Racism happens in western Germany too. Usually, the nature is different though. Read what I wrote in the article. This is a small country. I do not claim to know the details of life in the streets of Eastern Germany. Someone who lives there is welcome to correct me, but that is not what the anonymous IP-using person did. But I do claim to know the overall picture of life in Germany. --Nils 14:21 Jan 12th 2004 (CET)
I think the whole issue on racist Germany is really a waste of time. German society is not as racist as Nils or whoever wrote the section wants it portrayed - "Germany is still seen as extremely racist" and so on, making it sound as if foreigners should steer clear of East Germany (even though you said they shouldn't be paranoid, the wording in the other paragraphs is too strong). I think it is much too unfair to include a section of racism for Germany, yet not have anything for countries that have dictatorial regimes, or that are racist to foreigners even at a high level. Germany is a member of the European Union, and it is a modern, forward-looking country with one of the most integral societies in the world. Having been to Germany many times, I have found the people there to be a lot more tolerant than others, including the French. The stereotype of Germany still containing neo-Nazis everywhere is false. Even though they do exist, they really pose very little threat for tourists, in this country that is visited by so many tourists. If we were to classify Germany as an "extremely racist" country, then surely we would have to classify the US as "extremely dangerous in terms of terrorism" and some developing countries as having "extremely poor tourist infrastructure and should not be visited". As you can see, that would be discriminatory. And, just as the section of racism says that Germans are descriminatory, isn't the section being discriminatory towards Germany??? Ronline 19:13, 11 Jan 2004 (EST) (PS: No, I'm not German so it's nothing personal - just being fair).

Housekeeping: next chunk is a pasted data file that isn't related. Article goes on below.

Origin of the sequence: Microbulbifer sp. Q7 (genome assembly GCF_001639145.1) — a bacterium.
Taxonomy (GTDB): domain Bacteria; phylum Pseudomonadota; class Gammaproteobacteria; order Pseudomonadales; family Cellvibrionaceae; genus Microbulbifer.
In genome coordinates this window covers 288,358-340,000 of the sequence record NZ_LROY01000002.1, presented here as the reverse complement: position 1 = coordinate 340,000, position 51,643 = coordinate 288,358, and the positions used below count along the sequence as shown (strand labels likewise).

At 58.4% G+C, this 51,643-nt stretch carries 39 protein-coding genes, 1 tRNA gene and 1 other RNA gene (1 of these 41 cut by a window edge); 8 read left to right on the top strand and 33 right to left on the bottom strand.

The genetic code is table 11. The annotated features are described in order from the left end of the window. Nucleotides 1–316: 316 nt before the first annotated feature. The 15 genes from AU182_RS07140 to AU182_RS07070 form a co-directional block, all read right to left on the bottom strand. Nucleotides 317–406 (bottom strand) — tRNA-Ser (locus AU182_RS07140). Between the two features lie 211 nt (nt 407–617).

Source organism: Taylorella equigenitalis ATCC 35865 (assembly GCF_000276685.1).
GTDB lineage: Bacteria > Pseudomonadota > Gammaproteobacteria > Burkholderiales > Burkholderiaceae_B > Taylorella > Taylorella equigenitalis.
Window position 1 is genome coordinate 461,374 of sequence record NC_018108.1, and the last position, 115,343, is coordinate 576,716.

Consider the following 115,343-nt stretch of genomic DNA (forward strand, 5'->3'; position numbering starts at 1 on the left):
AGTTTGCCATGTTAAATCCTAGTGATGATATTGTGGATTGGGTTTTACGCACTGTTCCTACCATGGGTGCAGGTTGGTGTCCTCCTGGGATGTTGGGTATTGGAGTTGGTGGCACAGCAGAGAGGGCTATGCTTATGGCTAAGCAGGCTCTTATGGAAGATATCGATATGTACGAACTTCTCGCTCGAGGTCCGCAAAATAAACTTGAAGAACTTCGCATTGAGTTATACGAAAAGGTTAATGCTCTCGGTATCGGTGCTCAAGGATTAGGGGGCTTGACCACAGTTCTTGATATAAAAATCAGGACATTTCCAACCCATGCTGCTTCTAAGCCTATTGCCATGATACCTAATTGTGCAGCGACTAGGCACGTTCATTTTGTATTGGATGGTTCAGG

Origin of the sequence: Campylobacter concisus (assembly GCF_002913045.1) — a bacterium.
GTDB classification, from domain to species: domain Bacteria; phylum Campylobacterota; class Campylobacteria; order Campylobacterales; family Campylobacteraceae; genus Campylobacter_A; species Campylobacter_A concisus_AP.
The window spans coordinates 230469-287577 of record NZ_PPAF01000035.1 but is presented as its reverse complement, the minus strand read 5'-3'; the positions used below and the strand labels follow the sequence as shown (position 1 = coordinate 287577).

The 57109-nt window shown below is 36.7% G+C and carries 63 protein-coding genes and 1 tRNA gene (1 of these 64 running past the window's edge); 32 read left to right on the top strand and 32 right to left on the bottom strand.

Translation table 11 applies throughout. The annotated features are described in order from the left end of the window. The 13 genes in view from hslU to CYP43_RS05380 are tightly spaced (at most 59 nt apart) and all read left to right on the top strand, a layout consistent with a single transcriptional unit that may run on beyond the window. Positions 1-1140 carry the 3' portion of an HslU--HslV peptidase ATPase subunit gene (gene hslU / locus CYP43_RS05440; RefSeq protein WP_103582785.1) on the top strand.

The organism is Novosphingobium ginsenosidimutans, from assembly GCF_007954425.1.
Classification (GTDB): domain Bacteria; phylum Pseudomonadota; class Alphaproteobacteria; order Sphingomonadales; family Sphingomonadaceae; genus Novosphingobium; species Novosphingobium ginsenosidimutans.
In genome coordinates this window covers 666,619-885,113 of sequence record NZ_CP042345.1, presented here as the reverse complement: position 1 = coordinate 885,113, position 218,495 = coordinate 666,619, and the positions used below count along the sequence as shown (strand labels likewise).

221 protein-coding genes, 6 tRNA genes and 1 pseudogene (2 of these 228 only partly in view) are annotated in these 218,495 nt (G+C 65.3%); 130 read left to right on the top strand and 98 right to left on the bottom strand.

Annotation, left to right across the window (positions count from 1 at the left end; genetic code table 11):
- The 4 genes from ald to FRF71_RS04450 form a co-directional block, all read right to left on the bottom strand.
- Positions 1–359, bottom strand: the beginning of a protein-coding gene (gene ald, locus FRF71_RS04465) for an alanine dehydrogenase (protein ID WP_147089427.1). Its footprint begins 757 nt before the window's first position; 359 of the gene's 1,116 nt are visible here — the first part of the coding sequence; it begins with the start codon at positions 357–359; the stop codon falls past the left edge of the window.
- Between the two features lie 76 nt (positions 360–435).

I did nowhere say that the image of Germany as a quasi-fourth Reich is correct. I have no-where classified Germany as an "extremely" racist country. But believe me: Bad things still happen here. To use your example: I do not judge the United States because I do not live there and have not been there for several years, but yes, if I were to write that section about the USA it would of course include warnings about certain very bad trends I see in America. As I said, I also know I am not objective enough about America. But I do claim to be objective about Germany. I am German, I have been living in Germany all my life, and while I am not Black I do know black people and I also keep track of the news and of what I hear from other people. And while being non-white does not automatically push you to the fringes of society or garuantee physical danger, but if you stay in Germany for any length of time it will become an issue sooner or later. Hey, you might not even notice because you don't understand what they say. Anyway, the bottom line is: Racism exists in Germany, to various degrees, and that is what I report so that visitors are aware of it. Nothing less, nothing more. I do expect other authors for the articles about other countries to do the same. --Nils 14:21 Jan 12th 2004 (CET)